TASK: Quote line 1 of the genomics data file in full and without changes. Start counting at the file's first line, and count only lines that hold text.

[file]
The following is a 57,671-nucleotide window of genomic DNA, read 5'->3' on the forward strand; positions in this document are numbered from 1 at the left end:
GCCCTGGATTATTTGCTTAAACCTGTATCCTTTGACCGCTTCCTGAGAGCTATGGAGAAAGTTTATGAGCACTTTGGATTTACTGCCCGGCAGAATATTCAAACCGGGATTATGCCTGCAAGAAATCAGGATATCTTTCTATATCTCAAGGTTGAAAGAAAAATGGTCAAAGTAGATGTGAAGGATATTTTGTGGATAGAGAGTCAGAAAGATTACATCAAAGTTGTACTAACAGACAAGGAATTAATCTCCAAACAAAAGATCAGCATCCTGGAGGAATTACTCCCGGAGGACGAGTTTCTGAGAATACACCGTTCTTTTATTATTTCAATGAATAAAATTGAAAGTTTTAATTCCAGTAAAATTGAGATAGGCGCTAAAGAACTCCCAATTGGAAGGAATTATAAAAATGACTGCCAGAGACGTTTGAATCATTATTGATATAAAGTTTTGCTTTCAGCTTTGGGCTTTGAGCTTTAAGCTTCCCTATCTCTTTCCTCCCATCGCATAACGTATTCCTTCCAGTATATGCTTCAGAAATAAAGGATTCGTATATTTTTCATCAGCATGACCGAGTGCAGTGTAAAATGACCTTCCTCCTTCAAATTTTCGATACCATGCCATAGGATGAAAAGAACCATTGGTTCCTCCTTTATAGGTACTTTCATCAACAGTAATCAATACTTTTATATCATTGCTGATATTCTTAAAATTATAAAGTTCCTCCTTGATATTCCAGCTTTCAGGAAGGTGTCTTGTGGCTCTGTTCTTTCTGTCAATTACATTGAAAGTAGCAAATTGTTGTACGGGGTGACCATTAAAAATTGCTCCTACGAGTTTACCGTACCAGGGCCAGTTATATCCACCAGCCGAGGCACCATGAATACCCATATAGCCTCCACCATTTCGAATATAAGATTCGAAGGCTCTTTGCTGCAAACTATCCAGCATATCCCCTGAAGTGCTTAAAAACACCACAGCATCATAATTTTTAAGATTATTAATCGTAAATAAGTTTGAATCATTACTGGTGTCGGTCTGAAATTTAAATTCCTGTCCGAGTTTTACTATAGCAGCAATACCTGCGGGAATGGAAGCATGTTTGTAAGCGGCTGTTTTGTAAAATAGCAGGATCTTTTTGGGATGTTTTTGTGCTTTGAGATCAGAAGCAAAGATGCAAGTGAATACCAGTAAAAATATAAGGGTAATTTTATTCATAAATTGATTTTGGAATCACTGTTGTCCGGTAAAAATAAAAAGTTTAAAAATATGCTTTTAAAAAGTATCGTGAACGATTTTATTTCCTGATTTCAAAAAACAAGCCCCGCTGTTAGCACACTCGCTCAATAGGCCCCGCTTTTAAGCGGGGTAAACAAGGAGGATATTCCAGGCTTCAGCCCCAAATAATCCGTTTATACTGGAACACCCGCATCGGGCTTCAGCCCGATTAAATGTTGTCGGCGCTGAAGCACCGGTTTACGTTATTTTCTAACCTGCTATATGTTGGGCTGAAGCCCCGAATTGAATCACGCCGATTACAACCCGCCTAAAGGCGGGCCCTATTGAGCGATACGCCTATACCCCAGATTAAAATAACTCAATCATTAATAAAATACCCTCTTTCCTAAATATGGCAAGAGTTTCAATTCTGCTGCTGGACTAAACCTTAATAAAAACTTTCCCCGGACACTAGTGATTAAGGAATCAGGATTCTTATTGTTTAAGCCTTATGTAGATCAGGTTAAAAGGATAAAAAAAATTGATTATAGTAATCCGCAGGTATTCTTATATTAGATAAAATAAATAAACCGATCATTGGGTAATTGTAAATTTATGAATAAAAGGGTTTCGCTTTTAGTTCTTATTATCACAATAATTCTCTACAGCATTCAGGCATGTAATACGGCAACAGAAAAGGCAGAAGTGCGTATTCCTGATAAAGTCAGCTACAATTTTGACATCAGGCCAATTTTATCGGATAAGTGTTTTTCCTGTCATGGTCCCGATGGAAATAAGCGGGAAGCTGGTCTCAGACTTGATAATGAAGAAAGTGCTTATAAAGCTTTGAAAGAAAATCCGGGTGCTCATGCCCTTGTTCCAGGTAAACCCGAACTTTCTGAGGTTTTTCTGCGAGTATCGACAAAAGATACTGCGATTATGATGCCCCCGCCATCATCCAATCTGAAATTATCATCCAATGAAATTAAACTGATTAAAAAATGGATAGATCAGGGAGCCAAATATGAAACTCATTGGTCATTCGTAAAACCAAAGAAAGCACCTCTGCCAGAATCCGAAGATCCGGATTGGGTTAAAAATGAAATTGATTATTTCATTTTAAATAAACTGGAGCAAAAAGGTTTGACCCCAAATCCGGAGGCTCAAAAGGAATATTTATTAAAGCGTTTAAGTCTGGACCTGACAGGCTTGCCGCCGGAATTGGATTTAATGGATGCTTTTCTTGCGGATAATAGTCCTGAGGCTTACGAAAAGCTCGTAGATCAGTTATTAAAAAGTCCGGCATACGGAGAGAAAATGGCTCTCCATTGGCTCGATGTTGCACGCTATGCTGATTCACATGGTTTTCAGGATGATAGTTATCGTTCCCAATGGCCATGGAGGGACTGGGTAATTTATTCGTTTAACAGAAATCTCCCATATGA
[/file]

The following is a 57,671-nucleotide window of genomic DNA, read 5'->3' on the forward strand; positions in this document are numbered from 1 at the left end: